UK U-Turn on Huawei: 5G kit ban announced for 2027

July 21, 2020

2 min read

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What's going on here?

On Tuesday 14 July, the UK’s Secretary of State for Digital, Culture, Media and Sport, Oliver Dowden,  announced a ban on Huawei, preventing UK telecommunications networks from purchasing Huawei’s 5G kit as of Thursday 31 December. Telecoms companies have until 2027 to remove such equipment from their mobile networks.

What does this mean?

It is feared that the Chinese government could exert pressure on Huawei and use data gathered by the company to spy on other countries (to read more about this, click here). As a result, the US and the UK have banned Huawei citing security concerns. This decision comes at a time of heightened political tension between the US and China due to the ongoing trade war. 

Chinese officials have criticised the UK’s cooperation with the US, accusing the UK of politicising commercial and technological issues and warning that such a move would come at a “cost”.

What's the big picture effect?

The UK’s decision to ban Huawei has certainly created political tension between the UK and China and will likely also impact other telecoms providers in the UK.  

Whilst Chinese officials have not specified the “cost” to the UK, China has often responded to disadvantageous US trade laws with sanctions of its own, making it likely that the UK will also suffer strengthened trade restrictions.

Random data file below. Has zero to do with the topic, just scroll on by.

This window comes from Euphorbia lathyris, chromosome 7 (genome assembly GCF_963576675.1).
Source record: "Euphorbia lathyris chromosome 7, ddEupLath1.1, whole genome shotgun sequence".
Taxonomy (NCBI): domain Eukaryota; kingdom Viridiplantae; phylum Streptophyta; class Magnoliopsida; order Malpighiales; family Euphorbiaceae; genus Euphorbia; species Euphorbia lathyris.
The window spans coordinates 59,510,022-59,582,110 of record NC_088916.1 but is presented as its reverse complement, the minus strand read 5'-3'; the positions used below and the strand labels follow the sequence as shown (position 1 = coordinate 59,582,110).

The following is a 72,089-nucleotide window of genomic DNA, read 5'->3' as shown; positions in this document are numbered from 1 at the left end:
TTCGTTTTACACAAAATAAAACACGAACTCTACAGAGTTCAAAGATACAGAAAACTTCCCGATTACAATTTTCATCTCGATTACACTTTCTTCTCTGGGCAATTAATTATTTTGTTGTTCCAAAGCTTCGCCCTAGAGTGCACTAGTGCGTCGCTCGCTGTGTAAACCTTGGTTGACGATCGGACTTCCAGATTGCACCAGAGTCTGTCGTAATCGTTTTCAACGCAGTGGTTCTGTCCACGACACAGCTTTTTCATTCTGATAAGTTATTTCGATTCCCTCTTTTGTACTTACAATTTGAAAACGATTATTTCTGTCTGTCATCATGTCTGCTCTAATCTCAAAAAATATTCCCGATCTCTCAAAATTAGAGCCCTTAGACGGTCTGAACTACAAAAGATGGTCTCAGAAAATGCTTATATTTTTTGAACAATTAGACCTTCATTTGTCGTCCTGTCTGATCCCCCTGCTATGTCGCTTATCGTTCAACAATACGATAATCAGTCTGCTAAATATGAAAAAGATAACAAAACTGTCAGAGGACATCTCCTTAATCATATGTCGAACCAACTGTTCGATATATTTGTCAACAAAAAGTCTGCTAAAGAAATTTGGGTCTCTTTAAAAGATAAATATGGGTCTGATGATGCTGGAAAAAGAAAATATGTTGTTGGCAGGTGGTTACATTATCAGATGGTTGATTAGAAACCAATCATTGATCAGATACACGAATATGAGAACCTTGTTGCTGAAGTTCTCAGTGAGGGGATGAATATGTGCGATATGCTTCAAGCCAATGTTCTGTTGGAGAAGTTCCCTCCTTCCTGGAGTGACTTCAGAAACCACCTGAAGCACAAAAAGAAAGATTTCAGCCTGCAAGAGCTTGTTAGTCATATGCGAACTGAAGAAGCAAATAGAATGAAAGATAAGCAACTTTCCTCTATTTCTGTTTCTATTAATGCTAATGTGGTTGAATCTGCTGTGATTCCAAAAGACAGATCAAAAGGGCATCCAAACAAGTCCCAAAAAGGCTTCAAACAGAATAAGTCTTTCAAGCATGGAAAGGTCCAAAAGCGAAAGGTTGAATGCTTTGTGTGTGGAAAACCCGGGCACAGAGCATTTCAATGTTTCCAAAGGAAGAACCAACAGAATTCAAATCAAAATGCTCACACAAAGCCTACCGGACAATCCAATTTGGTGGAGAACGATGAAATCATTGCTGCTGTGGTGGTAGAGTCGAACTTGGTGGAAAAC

Favourable trade deals with powerful economies such as China are highly important given the UK’s swiftly approaching exit date from the EU. Whilst US and UK relations are currently cooperative and promising for post-Brexit trade deals, the upcoming US presidential election may shake this up if President Trump is not reelected for a second term. The decision to cooperate with the US over China may thus prove to be the wrong move in the long-run. 

The ban is predicted to add an extra £2bn to the cost of constructing a 5G network and delay completion for another two years, putting the UK into the “the digital slow lane”, as Huawei puts it. However, it’s not all doom and gloom. Telecoms executives have expressed their relief that the ban on Huawei focuses solely on 5G and that the 2027 deadline leaves ample time to remove Huawei equipment. Companies such as BT could have faced added costs of £500m had the deadline been set for an earlier date.

Furthermore, the ban has opened the market for other network equipment providers such as Nokia Corp. and Telefonaktiebolaget LM Ericsson to establish their foothold in the UK’s 5G networks. As both companies are already well-established telecoms providers in the UK such a move would be relatively undisruptive to the market.

It remains to be seen how the UK government will balance the demands of both Beijing and Washington and how this influences the outcome of future trade deals as well as the completion of 5G networks in the UK.

Report written by Emily Noble

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